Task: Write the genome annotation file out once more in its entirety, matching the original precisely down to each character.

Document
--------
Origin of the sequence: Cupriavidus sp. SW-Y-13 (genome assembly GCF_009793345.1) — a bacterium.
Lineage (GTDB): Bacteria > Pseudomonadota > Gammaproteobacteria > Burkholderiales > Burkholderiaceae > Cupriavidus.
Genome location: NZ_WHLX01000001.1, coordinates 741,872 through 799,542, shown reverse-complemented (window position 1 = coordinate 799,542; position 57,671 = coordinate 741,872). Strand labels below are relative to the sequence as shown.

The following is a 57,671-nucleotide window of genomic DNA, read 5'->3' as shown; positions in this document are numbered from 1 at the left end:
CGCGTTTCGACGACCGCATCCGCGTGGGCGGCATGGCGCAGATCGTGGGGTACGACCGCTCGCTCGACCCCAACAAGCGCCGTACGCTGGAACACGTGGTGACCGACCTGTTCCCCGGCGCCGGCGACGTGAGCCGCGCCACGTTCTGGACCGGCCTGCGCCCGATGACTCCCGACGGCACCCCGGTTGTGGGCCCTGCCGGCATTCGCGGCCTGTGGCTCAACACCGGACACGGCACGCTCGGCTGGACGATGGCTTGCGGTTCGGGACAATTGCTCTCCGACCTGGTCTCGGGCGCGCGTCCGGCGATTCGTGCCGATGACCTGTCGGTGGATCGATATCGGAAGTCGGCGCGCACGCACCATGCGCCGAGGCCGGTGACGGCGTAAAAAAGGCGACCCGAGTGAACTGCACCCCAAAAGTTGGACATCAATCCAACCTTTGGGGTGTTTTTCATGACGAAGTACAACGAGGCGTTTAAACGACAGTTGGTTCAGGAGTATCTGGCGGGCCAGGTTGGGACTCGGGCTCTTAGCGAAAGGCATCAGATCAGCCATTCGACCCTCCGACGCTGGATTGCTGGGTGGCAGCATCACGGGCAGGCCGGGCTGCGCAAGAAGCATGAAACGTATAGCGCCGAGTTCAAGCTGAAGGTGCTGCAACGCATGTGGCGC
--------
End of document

Origin of the sequence: Cupriavidus sp. SW-Y-13 (genome assembly GCF_009793345.1) — a bacterium.
Lineage (GTDB): Bacteria > Pseudomonadota > Gammaproteobacteria > Burkholderiales > Burkholderiaceae > Cupriavidus.
Genome location: NZ_WHLX01000001.1, coordinates 741,872 through 799,542, shown reverse-complemented (window position 1 = coordinate 799,542; position 57,671 = coordinate 741,872). Strand labels below are relative to the sequence as shown.

The following is a 57,671-nucleotide window of genomic DNA, read 5'->3' as shown; positions in this document are numbered from 1 at the left end:
CGCGTTTCGACGACCGCATCCGCGTGGGCGGCATGGCGCAGATCGTGGGGTACGACCGCTCGCTCGACCCCAACAAGCGCCGTACGCTGGAACACGTGGTGACCGACCTGTTCCCCGGCGCCGGCGACGTGAGCCGCGCCACGTTCTGGACCGGCCTGCGCCCGATGACTCCCGACGGCACCCCGGTTGTGGGCCCTGCCGGCATTCGCGGCCTGTGGCTCAACACCGGACACGGCACGCTCGGCTGGACGATGGCTTGCGGTTCGGGACAATTGCTCTCCGACCTGGTCTCGGGCGCGCGTCCGGCGATTCGTGCCGATGACCTGTCGGTGGATCGATATCGGAAGTCGGCGCGCACGCACCATGCGCCGAGGCCGGTGACGGCGTAAAAAAGGCGACCCGAGTGAACTGCACCCCAAAAGTTGGACATCAATCCAACCTTTGGGGTGTTTTTCATGACGAAGTACAACGAGGCGTTTAAACGACAGTTGGTTCAGGAGTATCTGGCGGGCCAGGTTGGGACTCGGGCTCTTAGCGAAAGGCATCAGATCAGCCATTCGACCCTCCGACGCTGGATTGCTGGGTGGCAGCATCACGGGCAGGCCGGGCTGCGCAAGAAGCATGAAACGTATAGCGCCGAGTTCAAGCTGAAGGTGCTGCAACGCATGTGGCGC